That’s Farming editor, Catherina Cunnane, in conversation with John Mullins (37) from Reeks View Farm, Barrys Cross, Killorglin, County Kerry, in this week’s Farmer Focus segment.
I was born in London and moved to Ireland when I was one-year-old and have been living here on the farm since I was twelve years of age.
My wife has been helping me for the last 15 years on the farm, and the kids, Dillon (7), Ben (5) and Donnacha (3), assist as well.
Our farm had not been touched in 60 years when we moved onto it. At 12, I decided I would start something on it and kept ponies with the help of my mam and dad, Esther and Allan.
Reeks View Farm
I am a part-time farmer, as unfortunately, the return is not there anymore to sustain full-time work, so I work in digital marketing & promotions with The Brand Geeks in Killorglin.
We run a 25-ha farm of mostly mountain grazing. The farm belonged to my grandfather; it was left idle since the 1960s.
We moved onto the farm in 1998 and reclaimed several acres of reasonable-quality land.
Much of it is old bogland, cutaway bog etc. a lot of native trees had taken over, and grazing was not abundant.
We started out with ponies, and I bred horses in my teens before venturing into sheep. We used to run early lambing but changed this year gone to a March lambing system as the spiralling cost of inputs meant the margin from early lambing was gone.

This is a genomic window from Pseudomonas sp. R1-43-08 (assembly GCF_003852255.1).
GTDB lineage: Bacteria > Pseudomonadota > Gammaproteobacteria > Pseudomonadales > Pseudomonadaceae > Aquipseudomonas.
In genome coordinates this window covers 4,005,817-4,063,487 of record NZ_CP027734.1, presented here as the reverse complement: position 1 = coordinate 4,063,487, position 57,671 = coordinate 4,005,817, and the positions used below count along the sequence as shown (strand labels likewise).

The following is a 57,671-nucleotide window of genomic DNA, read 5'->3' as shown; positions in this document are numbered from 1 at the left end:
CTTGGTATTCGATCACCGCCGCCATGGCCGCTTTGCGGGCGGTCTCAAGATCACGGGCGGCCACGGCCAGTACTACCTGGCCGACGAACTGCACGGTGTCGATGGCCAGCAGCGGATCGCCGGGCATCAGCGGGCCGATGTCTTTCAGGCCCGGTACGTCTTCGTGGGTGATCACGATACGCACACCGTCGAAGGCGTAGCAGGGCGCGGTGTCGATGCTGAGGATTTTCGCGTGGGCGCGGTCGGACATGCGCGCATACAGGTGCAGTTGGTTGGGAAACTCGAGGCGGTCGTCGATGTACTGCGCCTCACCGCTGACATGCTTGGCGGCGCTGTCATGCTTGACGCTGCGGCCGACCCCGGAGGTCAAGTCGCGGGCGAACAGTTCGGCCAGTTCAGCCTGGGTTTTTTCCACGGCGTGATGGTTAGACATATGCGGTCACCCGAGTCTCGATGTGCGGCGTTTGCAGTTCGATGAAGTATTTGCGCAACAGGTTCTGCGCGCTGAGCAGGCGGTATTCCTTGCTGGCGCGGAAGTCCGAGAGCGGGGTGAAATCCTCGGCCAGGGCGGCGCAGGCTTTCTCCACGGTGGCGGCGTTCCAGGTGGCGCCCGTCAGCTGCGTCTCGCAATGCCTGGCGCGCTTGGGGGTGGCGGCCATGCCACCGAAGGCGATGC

I have always had a love of nature and consciously made the decision that we would try to work as close to nature as possible.
We made the decision to limit the input of chemical fertilliser and stopped spraying any herbicides in 2012.
Whilst we do battle with wet land and the use of herbicides in the past improved grazing, the benefit to the biodiversity on the farm was clear after almost 12 months with a wide variety of dragonflies, butterflies, moths, birds, bees and bats all being more abundant.
Currently, we have to maintain a lower stocking rate to ensure our rotation system works, but typically, we rotate grazing in 5-day blocks, and each block rests for at least 25 and up to 30 days before being grazed again.
We have a commercial flock of crossbred ewes, and we use horned Dorset rams.
We find that given the quality of the land, the lambs from the Dorset thrive and are quick growers. The ewes are a Dorset/Cheviot/Belclare mix. We have tried other rams but found the lambs were too soft and slow to come on.
Our biggest problem is the rush; we control these mechanically with a mower, but the land is beginning to tire, so we will be looking at reseeding in the next 12-18 months.
We grow a lot of our household veg, as much as we can, expanding this with the addition of a polytunnel next year.
We have our own poultry for eggs. At one stage, we used to milk two goats, but with both my wife and I full-time in work, we stopped. We process two lambs for the freezer using a local butcher to process all the meat.
Previously, we partook in GLAS, which was a great scheme to help support biodiversity and had actions such as solitary bee homes, bird boxes, bat boxes etc.
We have now entered ACRES, but it remains to be seen how this will be operated and its overall contribution. I do not believe that government do enough to help alleviate the rising cost of farm inputs.
The winter gone will not be covered by the sale of lambs this year, so the cost of feed and bedding will be higher than the revenue made from the sale of the lambs.